One of the first things that Steve Jobs did after receiving a cheque from Mark Markkula was going to Regis McKenna to ask him to take Apple on as a client. Jobs understood that PR is mission critical, and sought out help in this department from the moment he could afford it.
I would say that If you don’t have a skilled communicator as well as a good copywriter in house, you need PR support from the moment you have achieved product/market fit and you are comfortable spending 30 – 50k EUR per year on PR and content marketing.
The job of PR is really twofold:
1. To tell the outside world about you
2. To tell you about the outside world
Point 2 is important, as a good PR agency will help you understand the bigger themes and trends that are out there, and can help you look inside your company for stories that fit into these themes.
Additionally, a PR agency will will help you to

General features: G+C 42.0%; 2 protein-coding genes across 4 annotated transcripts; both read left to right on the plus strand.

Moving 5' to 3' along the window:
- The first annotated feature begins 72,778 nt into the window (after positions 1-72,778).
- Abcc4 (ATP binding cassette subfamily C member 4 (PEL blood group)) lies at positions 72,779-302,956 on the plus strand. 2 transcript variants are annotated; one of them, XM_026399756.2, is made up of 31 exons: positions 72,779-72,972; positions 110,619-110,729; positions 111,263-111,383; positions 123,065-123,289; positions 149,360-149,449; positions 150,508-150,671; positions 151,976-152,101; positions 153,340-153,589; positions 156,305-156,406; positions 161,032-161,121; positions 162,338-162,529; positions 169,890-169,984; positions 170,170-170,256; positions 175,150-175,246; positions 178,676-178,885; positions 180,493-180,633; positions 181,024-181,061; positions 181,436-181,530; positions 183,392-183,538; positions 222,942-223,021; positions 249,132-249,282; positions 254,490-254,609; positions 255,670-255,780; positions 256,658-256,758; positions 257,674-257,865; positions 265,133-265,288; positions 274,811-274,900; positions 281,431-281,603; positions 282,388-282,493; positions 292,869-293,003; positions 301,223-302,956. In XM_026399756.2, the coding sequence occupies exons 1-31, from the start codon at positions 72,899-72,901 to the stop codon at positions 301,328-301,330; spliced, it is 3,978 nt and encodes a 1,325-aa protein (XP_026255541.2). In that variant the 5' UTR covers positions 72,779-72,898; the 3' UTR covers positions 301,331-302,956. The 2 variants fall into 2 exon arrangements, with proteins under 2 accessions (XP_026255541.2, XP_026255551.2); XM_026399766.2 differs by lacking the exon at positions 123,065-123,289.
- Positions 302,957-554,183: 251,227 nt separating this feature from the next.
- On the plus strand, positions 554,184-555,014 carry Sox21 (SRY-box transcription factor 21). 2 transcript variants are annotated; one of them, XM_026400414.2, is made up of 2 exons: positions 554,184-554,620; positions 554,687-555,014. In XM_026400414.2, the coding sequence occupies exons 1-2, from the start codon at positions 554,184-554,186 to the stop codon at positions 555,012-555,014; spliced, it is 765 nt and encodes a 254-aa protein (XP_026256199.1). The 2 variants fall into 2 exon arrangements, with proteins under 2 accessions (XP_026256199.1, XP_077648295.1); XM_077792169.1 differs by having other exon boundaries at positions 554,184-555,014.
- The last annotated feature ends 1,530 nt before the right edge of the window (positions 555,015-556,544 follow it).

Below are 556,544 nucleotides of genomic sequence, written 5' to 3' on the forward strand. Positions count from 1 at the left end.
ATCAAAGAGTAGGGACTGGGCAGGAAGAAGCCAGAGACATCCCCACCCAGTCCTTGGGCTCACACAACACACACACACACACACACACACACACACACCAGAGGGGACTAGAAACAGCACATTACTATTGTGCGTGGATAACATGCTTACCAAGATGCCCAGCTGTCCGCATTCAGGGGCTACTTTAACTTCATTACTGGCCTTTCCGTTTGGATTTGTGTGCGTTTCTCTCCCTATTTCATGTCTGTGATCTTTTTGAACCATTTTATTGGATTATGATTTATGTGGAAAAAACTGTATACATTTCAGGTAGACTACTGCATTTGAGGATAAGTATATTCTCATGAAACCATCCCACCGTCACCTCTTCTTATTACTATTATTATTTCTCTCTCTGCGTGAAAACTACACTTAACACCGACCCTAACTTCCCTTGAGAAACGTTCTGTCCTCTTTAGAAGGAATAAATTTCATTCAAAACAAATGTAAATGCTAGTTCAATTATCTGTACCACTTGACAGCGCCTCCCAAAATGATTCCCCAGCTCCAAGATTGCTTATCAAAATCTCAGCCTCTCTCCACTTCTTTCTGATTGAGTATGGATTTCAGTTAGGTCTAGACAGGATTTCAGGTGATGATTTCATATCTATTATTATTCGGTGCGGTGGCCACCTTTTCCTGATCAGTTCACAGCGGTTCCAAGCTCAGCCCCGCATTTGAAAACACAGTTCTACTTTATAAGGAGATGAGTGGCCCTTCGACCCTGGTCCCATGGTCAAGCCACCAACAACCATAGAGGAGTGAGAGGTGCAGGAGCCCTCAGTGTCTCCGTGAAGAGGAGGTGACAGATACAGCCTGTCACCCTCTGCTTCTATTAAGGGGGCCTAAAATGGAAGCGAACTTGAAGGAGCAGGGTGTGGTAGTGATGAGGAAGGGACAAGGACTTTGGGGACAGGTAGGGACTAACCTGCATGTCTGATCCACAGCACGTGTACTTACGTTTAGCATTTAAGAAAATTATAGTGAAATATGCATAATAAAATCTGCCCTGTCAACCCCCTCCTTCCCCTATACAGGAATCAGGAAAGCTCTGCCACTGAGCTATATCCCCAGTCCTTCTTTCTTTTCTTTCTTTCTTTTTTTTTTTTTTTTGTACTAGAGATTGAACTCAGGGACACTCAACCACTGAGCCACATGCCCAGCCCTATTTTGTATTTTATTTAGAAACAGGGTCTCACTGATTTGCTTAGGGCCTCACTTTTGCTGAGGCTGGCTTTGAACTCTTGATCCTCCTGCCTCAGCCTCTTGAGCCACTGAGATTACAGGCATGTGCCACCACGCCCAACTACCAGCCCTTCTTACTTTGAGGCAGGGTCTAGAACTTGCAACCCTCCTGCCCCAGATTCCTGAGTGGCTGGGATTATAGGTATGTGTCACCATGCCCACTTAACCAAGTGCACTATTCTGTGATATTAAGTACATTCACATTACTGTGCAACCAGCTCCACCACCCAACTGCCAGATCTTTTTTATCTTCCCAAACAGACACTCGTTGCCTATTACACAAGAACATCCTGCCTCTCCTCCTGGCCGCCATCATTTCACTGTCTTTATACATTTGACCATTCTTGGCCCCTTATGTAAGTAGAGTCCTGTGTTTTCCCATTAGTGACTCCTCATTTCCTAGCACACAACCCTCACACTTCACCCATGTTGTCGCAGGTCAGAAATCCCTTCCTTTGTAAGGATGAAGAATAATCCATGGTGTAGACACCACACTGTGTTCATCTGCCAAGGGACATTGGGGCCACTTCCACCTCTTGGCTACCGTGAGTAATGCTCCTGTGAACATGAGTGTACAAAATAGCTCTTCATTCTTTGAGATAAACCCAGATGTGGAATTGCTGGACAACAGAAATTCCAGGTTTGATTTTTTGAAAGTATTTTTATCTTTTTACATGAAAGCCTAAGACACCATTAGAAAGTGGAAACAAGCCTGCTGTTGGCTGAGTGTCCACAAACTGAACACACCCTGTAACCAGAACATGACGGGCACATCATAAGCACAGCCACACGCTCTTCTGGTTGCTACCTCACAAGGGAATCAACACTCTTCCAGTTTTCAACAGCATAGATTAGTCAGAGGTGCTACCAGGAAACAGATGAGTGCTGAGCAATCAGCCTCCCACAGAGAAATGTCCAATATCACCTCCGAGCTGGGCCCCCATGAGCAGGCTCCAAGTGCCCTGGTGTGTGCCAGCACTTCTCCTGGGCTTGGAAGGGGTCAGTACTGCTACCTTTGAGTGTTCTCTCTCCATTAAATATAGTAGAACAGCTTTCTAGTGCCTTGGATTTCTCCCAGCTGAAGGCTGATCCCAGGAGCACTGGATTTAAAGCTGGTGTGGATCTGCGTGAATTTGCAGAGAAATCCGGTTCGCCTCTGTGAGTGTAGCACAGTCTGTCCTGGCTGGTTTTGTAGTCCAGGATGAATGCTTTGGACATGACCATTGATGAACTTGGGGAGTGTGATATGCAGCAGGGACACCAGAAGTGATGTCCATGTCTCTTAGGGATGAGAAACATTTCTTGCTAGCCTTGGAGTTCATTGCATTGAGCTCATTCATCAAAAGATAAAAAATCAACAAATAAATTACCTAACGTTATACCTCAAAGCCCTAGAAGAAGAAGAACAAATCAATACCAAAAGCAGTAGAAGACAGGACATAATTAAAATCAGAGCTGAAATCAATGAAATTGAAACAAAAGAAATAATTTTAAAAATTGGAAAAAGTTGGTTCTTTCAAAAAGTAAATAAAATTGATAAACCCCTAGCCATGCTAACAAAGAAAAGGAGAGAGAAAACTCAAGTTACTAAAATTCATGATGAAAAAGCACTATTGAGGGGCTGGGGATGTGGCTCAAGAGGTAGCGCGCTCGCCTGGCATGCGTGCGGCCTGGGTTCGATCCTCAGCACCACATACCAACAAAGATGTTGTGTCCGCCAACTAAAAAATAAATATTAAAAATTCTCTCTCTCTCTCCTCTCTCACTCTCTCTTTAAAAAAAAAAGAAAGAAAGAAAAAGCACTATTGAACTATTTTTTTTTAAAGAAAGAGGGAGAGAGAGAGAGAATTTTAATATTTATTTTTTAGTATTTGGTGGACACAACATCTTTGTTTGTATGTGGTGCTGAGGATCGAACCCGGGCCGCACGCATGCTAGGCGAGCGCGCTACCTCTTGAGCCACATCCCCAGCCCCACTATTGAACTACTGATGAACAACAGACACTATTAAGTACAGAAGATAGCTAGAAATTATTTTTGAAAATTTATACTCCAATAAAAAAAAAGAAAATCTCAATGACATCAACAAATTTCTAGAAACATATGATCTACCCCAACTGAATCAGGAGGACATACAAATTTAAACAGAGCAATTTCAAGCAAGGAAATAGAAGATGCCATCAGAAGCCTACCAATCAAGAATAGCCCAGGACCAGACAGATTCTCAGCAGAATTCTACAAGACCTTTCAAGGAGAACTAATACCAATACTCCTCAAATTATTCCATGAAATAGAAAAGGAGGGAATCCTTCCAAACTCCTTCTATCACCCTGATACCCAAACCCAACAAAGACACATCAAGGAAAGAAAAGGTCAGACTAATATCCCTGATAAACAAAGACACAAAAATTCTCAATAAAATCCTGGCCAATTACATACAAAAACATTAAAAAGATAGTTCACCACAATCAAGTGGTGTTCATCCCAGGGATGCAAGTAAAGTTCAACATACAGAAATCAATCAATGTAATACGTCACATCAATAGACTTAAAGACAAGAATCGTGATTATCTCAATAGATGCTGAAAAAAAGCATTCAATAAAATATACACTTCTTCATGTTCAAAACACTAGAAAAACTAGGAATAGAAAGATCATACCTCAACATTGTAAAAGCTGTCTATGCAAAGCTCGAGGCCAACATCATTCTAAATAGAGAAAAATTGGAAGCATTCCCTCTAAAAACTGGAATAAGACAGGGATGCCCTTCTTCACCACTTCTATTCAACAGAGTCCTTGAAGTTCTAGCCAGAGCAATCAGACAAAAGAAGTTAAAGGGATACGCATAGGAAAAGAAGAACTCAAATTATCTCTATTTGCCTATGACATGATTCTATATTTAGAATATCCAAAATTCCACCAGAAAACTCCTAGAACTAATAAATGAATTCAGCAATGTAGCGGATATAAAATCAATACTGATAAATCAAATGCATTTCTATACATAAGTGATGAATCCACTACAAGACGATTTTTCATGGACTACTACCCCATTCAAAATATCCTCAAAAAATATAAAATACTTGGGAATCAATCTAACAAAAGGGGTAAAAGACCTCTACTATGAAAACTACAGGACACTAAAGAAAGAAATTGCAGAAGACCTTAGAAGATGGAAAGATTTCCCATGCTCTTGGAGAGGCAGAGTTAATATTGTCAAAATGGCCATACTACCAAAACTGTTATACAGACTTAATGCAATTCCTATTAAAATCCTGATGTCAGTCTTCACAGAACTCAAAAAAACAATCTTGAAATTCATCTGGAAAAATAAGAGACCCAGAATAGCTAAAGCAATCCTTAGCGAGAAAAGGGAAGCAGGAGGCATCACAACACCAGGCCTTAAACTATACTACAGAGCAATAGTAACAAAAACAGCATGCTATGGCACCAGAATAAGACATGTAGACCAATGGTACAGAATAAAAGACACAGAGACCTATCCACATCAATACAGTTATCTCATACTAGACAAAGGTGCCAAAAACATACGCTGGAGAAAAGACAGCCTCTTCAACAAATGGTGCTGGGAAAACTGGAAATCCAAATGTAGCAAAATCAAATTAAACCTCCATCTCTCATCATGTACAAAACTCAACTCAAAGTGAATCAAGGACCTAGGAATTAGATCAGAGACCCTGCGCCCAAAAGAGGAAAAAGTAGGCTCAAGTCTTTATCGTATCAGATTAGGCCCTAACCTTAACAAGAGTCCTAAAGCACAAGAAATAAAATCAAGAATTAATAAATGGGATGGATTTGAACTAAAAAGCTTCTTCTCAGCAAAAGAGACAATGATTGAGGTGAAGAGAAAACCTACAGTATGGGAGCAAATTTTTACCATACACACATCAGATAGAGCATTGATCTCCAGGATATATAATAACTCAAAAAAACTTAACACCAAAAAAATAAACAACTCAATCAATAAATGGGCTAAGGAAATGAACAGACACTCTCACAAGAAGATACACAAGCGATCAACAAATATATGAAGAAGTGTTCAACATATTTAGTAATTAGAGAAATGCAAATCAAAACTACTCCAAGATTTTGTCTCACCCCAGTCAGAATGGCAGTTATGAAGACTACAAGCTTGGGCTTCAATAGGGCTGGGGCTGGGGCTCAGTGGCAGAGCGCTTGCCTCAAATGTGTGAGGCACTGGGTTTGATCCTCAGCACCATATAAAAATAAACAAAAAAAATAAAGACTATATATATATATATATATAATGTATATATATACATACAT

- define your brand and brand story
- define your audiences
- define your messages
- plan your communications in a way that reduces waste (see also: Lean PR: what PR can learn from the lean startup movement )
It’s mostly the last point that is important to you as a startup. It’s not impossible to learn PR, just like it’s not impossible to learn code. The question is about opportunity cost, as well as missed opportunities.
As to the skills needed for a PR person these days:
1. Genuine knowledge and curiosity about the industry that you operate in
2. Deep insights into how earned media (press coverage) and owned media (blogging, infographics, Youtube, Twitter, social media, speaking opps…) interact
3. Strong copywriting skills (to execute content marketing)
4. Lots of hustle. He or she must absolutely love selling stuff to journalists, bloggers, influencers and conference gatekeepers.